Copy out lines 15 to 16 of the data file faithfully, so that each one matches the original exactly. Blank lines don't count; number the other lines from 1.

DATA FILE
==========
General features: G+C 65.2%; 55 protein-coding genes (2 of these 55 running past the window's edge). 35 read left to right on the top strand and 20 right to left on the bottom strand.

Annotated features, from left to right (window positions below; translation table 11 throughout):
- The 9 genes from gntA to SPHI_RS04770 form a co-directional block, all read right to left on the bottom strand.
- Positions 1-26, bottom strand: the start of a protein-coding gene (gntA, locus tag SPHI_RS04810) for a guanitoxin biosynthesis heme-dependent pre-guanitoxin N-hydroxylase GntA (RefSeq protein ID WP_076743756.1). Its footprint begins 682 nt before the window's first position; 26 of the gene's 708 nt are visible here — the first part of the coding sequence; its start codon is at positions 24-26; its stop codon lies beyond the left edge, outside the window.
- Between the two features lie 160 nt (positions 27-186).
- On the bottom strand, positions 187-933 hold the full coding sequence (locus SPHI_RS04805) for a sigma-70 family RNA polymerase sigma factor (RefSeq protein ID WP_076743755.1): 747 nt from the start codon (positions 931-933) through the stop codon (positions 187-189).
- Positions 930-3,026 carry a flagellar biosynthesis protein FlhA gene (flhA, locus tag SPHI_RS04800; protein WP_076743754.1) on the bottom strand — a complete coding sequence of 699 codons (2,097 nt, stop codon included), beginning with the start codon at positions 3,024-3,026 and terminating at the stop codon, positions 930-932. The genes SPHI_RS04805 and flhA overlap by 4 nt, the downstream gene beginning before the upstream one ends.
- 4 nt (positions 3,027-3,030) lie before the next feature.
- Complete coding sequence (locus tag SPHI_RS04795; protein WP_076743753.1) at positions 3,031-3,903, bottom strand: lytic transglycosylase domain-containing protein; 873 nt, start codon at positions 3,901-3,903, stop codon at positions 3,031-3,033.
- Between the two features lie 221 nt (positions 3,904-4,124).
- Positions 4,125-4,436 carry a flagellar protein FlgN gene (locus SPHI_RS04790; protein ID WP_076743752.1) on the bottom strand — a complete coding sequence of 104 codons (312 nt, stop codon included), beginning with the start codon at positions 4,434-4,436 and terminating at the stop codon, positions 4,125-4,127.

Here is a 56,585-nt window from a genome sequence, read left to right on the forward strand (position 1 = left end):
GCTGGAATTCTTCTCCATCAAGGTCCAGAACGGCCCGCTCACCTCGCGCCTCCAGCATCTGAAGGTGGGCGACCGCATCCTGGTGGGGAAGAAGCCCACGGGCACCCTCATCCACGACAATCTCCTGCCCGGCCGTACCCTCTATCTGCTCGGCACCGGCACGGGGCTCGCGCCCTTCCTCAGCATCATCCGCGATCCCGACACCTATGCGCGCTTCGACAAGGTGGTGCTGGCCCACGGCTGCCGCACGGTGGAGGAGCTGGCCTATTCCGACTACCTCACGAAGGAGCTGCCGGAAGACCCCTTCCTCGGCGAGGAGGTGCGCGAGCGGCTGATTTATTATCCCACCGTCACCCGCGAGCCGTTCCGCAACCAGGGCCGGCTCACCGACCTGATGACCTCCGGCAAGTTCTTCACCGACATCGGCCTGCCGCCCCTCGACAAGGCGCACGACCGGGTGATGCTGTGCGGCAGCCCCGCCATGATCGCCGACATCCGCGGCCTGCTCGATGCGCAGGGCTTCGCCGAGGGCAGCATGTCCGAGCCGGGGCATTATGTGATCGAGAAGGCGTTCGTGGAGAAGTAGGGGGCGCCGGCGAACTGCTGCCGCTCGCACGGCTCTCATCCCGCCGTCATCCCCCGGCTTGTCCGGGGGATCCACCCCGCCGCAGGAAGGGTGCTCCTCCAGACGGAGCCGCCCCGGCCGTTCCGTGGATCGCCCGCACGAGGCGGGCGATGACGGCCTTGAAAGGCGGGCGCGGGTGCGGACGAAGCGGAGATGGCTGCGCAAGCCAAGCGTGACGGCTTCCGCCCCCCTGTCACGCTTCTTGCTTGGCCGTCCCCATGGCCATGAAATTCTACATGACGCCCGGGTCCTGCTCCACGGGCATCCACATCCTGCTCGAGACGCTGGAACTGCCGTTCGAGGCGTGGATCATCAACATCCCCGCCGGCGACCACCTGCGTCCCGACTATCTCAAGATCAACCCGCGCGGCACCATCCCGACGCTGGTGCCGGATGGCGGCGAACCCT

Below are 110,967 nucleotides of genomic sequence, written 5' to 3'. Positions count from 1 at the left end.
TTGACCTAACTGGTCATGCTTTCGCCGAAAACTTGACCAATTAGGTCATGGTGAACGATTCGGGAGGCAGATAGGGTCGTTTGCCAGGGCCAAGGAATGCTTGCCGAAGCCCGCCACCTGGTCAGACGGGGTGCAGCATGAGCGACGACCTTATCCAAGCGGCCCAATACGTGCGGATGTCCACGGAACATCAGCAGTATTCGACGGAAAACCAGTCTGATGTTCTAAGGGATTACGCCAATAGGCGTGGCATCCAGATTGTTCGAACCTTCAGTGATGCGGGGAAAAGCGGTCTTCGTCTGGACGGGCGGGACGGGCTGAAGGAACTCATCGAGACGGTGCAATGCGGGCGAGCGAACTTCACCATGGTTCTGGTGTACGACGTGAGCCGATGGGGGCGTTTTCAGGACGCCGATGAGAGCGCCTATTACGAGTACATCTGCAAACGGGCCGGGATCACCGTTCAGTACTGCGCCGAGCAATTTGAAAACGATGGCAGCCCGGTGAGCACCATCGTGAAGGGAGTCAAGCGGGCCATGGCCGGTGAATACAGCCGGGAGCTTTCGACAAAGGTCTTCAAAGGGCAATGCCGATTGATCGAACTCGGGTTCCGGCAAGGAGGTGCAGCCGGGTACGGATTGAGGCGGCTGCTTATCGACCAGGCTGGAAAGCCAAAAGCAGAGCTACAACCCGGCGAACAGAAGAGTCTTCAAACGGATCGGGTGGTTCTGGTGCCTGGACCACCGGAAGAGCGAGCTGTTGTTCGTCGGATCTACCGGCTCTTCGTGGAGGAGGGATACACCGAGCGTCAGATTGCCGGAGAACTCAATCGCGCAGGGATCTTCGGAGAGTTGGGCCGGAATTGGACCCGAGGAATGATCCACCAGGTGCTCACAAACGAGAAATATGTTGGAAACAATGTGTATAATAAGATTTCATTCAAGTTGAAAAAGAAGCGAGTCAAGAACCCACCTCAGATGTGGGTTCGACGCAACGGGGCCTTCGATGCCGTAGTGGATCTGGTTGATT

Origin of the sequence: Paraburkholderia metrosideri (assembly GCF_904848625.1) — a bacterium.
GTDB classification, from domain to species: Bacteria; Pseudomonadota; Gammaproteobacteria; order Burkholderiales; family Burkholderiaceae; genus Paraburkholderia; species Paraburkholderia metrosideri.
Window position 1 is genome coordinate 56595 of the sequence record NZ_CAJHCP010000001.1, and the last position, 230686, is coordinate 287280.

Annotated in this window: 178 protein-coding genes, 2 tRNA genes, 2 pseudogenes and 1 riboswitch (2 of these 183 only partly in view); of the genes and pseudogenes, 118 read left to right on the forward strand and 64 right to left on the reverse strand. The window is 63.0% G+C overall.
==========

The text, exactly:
TTGACCTAACTGGTCATGCTTTCGCCGAAAACTTGACCAATTAGGTCATGGTGAACGATTCGGGAGGCAGATAGGGTCGTTTGCCAGGGCCAAGGAATGCTTGCCGAAGCCCGCCACCTGGTCAGACGGGGTGCAGCATGAGCGACGACCTTATCCAAGCGGCCCAATACGTGCGGATGTCCACGGAACATCAGCAGTATTCGACGGAAAACCAGTCTGATGTTCTAAGGGATTACGCCAATAGGCGTGGCATCCAGATTGTTCGAACCTTCAGTGATGCGGGGAAAAGCGGTCTTCGTCTGGACGGGCGGGACGGGCTGAAGGAACTCATCGAGACGGTGCAATGCGGGCGAGCGAACTTCACCATGGTTCTGGTGTACGACGTGAGCCGATGGGGGCGTTTTCAGGACGCCGATGAGAGCGCCTATTACGAGTACATCTGCAAACGGGCCGGGATCACCGTTCAGTACTGCGCCGAGCAATTTGAAAACGATGGCAGCCCGGTGAGCACCATCGTGAAGGGAGTCAAGCGGGCCATGGCCGGTGAATACAGCCGGGAGCTTTCGACAAAGGTCTTCAAAGGGCAATGCCGATTGATCGAACTCGGGTTCCGGCAAGGAGGTGCAGCCGGGTACGGATTGAGGCGGCTGCTTATCGACCAGGCTGGAAAGCCAAAAGCAGAGCTACAACCCGGCGAACAGAAGAGTCTTCAAACGGATCGGGTGGTTCTGGTGCCTGGACCACCGGAAGAGCGAGCTGTTGTTCGTCGGATCTACCGGCTCTTCGTGGAGGAGGGATACACCGAGCGTCAGATTGCCGGAGAACTCAATCGCGCAGGGATCTTCGGAGAGTTGGGCCGGAATTGGACCCGAGGAATGATCCACCAGGTGCTCACAAACGAGAAATATGTTGGAAACAATGTGTATAATAAGATTTCATTCAAGTTGAAAAAGAAGCGAGTCAAGAACCCACCTCAGATGTGGGTTCGACGCAACGGGGCCTTCGATGCCGTAGTGGATCTGGTTGATT

Origin of the sequence: Paraburkholderia metrosideri (assembly GCF_904848625.1) — a bacterium.